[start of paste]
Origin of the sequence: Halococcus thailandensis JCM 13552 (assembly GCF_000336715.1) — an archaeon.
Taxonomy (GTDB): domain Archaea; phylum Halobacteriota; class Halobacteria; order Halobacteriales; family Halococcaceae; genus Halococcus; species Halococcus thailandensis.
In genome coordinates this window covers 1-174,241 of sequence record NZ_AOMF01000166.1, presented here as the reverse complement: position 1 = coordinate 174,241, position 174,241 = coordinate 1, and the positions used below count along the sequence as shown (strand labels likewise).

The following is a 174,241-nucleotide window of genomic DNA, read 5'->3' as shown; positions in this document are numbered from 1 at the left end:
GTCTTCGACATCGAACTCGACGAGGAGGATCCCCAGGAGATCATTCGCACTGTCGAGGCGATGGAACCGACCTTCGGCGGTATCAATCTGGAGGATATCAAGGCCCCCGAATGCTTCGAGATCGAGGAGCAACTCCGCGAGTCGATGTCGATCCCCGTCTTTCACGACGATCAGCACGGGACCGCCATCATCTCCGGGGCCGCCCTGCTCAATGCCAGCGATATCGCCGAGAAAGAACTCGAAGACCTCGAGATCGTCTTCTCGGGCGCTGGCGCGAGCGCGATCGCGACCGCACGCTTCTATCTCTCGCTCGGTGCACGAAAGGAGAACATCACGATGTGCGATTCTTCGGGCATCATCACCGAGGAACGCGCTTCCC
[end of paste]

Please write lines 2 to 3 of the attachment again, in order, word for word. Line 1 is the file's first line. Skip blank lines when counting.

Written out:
Taxonomy (GTDB): domain Archaea; phylum Halobacteriota; class Halobacteria; order Halobacteriales; family Halococcaceae; genus Halococcus; species Halococcus thailandensis.
In genome coordinates this window covers 1-174,241 of sequence record NZ_AOMF01000166.1, presented here as the reverse complement: position 1 = coordinate 174,241, position 174,241 = coordinate 1, and the positions used below count along the sequence as shown (strand labels likewise).